That the Seattle SuperSonics fired George Karl wasn't surprise, considering the team's recent playoff failures. Yet, until a week ago Friday, the Sonics were talking about signing Karl to another contract.
It appears it was Karl's mouth -- and not his inability to win -- that got him fired.
Just before Karl was fired, the New York Post's Peter Vescey wrote a column that recounted a conversation between Karl and team president Wally Walker about contract talks that were about to begin. Walker had asked Karl specifically to keep the conversation under wraps, and felt betrayed.
Walker was also unhappy about Karl's interview with ESPN's Roy Firestone, during which Karl was asked whether he felt management resented his success.
"Of course. It's human nature," Karl answered. "There's a human nature to all relationships. The one great thing I like about how I coach and relate is how I feel and a sense [I have]. It's not on statistics or gossip. It's on how you're acting with me. How you're relating back to me. Human nature, there is a jealousy of success."
Said Walker of those remarks: "I cheer for everyone's success here in this organization. And for him as a coach, if he felt that [way] for a second, then it probably wasn't a good fit."
The Vescey column came out after the ESPN interview, which set the stage for Karl's firing.
"I'm surprised Wally Walker put up with George as long as he did," said Bill Ackerley, the son of Sonics owner Barry Ackerley.
"George worked at developing a 'suits vs. talent' relationship in the organization. To me, it was a matter of professionalism. The question was, could George get us over the hump without paranoia and mistrust getting in the way, and the answer for the organization was no."
Said Walker of the developments: "Things were positive. You're weighing the pros and the cons, and all of a sudden, kind of some old raw wounds on the con side are brought to the forefront. It hurt him [Karl]. I think that's the best way to put it."
So, where will Karl end up? One city being mentioned is Los Angeles, where the Clippers need a high-profile coach and where the Lakers might replace Del Harris.
After the Lakers dominated the Sonics in five games, many expected the team to advance past the Utah Jazz. Instead, the Lakers were swept in four games in a series that had many -- including the front office -- questioning the team's desire.
"There is something missing from this team. There is no sense of urgency," said vice president Magic Johnson.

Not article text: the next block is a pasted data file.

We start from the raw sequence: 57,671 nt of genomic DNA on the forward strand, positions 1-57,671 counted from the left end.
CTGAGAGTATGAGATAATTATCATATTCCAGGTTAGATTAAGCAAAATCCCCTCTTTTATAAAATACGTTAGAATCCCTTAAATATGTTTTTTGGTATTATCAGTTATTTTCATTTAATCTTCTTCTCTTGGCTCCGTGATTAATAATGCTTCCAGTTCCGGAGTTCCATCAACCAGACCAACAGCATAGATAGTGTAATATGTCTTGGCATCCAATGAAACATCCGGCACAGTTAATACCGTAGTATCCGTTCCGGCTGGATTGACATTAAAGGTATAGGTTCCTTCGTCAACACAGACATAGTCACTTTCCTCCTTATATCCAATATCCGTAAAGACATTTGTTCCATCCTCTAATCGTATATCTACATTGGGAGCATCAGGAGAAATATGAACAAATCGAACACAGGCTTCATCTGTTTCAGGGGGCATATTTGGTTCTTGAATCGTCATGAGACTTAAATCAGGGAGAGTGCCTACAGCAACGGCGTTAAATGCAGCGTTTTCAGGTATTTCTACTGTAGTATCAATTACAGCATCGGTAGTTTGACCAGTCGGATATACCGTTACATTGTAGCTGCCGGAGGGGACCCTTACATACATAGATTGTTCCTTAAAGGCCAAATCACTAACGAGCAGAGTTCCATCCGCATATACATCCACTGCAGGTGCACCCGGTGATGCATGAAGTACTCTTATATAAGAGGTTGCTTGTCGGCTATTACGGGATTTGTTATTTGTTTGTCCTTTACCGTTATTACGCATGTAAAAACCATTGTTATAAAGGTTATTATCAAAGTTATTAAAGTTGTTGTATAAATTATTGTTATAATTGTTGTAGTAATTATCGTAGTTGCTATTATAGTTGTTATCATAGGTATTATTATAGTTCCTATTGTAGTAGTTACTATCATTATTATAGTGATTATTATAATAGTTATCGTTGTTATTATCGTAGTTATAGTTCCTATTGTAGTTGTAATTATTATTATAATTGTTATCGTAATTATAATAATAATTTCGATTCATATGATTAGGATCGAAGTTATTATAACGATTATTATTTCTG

"We played four games exactly the same. We made no adjustments. You can't play like that. This is something we have to address. Dr. Buss [owner Jerry Buss] is upset. I'm upset. This is not the way we are supposed to go out."
Added team executive vice president Jerry West: "We had a couple of players that should be embarrassed."
Still, the feeling is that Harris will return for the final year of his contract.
"Our players will be reviewed, our trainer, our strength and conditioning coaches, people in the front office, as well as our coaching staff," said general manager Mitch Kupchak. "Having said that, I think Del had a great year. With the exception of the last eight days, I don't think anybody can question the job he did."
And though the team is young and should have a bright future, expect changes.
One could be at point guard, where Nick Van Exel shot 23.8 percent and was outplayed by John Stockton and Howard Eisley.
Also possibly leaving is forward Rick Fox, who took less money ($1 million) to sign with the Lakers because he figured it was his best shot to win a championship. When the players cleaned out their lockers last Monday, Fox broke down and cried.
"I'm just sad, that's all," Fox said. "I'm not retiring, so I'll get another chance, somewhere."
Asked whether that would be with the Lakers, Fox replied: "I don't know. I just hope somewhere someday to win a championship, and I think this team is going to do it eventually. Whether I'm a part of it or not, I just don't know."
The only Laker to show up in the playoffs was Shaquille O'Neal, who averaged 30.5 points and 10.2 rebounds and shot 61.2 percent in 13 games.
"If I see David Falk [Michael Jordan's agent] reffing, I know we're in trouble."
"Hey, Pip. Give me $5 and I'll step on the gas right now."
-- Chicago Bulls guard Michael Jordan, sitting behind the wheel of the team bus, to Scottie Pippen as team general manager Jerry Krause walked in front of the bus. The episode was caught on tape by a Chicago television station.
Pub Date: 5/31/98